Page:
Speech under siege from street to internet Annual Report on the State of Freedom of Expression in Egypt for 2019

Date : Sunday, 23 February, 2020
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Freedom of creativity

During 2019, the syndicate of musical professions and the syndicate of acting professions came on top of the list of perpetrators of violations with four violations for the first and two violations for the latter, out of 11 violations monitored by AFTE throughout the year in 9 different incidents against creators. They were followed by the general authority for censorship of works of art with one violation. The violations varied between cancellation of membership, banning from syndicate registration, and suspension from work.

Syndicates imposing restrictions on their members

In one week in March, the syndicate of musical professions banned “mahraganat” singer Hamo Beca from joining it, and suspended singer Sherine Abdel Wahab and referred her to investigation.  It also canceled the memberships of both artist Dalia Mostafa “Lamis” and artist Fatema Mohamed Gaber “Fifi”.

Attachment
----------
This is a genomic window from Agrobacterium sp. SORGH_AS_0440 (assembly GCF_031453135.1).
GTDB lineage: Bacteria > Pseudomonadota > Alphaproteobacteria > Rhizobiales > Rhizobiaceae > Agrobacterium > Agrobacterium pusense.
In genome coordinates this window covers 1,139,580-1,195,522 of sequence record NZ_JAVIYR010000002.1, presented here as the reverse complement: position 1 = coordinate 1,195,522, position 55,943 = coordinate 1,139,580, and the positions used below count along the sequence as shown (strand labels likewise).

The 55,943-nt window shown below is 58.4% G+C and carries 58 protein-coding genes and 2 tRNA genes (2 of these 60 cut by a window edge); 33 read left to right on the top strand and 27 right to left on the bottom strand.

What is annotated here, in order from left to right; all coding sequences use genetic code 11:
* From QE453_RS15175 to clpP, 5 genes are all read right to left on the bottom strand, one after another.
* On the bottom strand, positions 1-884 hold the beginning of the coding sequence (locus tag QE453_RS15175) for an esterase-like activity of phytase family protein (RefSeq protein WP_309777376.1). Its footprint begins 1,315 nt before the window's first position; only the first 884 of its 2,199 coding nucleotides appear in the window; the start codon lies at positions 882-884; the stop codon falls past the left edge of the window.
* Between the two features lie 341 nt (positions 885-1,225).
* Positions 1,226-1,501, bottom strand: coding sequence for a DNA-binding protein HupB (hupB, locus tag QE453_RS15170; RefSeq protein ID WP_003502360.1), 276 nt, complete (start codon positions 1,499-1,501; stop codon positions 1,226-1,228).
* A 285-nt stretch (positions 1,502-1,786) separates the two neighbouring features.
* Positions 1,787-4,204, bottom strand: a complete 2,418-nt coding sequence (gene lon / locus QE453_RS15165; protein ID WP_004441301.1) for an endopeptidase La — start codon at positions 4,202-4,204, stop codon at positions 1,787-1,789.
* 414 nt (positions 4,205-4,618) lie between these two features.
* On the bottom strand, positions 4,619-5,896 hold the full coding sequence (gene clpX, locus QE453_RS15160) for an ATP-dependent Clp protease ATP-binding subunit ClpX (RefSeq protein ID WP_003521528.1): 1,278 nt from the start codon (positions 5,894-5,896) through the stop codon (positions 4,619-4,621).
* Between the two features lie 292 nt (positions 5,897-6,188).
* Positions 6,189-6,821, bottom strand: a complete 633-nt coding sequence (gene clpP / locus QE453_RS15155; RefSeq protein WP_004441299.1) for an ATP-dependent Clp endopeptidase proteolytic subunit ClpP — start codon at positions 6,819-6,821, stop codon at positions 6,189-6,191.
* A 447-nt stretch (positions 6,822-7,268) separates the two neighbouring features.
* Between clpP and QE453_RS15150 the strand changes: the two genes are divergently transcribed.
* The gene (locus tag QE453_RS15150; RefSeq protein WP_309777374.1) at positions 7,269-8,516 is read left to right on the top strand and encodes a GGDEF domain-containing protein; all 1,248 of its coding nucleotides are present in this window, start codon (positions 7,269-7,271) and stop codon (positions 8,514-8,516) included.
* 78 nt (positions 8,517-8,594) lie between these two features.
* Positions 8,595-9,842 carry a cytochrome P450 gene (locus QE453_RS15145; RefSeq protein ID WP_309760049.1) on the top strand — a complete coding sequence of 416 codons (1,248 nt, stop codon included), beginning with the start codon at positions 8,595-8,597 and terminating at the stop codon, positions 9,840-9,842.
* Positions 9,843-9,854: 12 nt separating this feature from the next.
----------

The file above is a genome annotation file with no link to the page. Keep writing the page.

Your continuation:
On March 21, 2019, the syndicate of musical professions decided to suspend singer Sherine Abdel Wahab and referred her to investigation following some statements she made at one of her concerts in Bahrain, which the syndicate considered “harmful of national security”. Lawyer Samir Sabri filed a complaint against Abdel Wahab accusing her of “attacking Egypt, publishing false news and calling on human rights organizations working against the country to intervene in Egyptian affairs.”[35] The artist published a post on her official page on Facebook apologizing to those who “misunderstood my words”, and confirmed that her words were taken out of context, and that her exact words were: “I am speaking comfortably here, because in Egypt they may imprison me.” According to the post, Abdel Wahab was referring to a previous incident when she made fun of the Nile at the end of 2017; at the time, the syndicate of musical professions also issued a decision suspending her from work. She explained saying: “I was talking about a previous personal incident, when I joked while on the stage; I faced a lawsuit, was sentenced for a year in prison, I paid a bail, I appealed and the judgment was overturned”. In a tweet, Hani Shaker, the head of the syndicate considered Abdel Wahab’s statements to be “within the scope of national security and the image of Egypt in front of the Arab world” and stressed that there was “an investigation by the State Council and the Syndicate.”[36]

On March 26, 2019, the syndicate of music professions canceled the membership of the singer Dalia Mostafa Mohamed Youssef, known as Lamis, and singer Fatema Mohammed Gaber, known as Fifi, because of “their continues violation of the syndicate’s law and their lack of commitment to public traditions and decent appearance.”[37]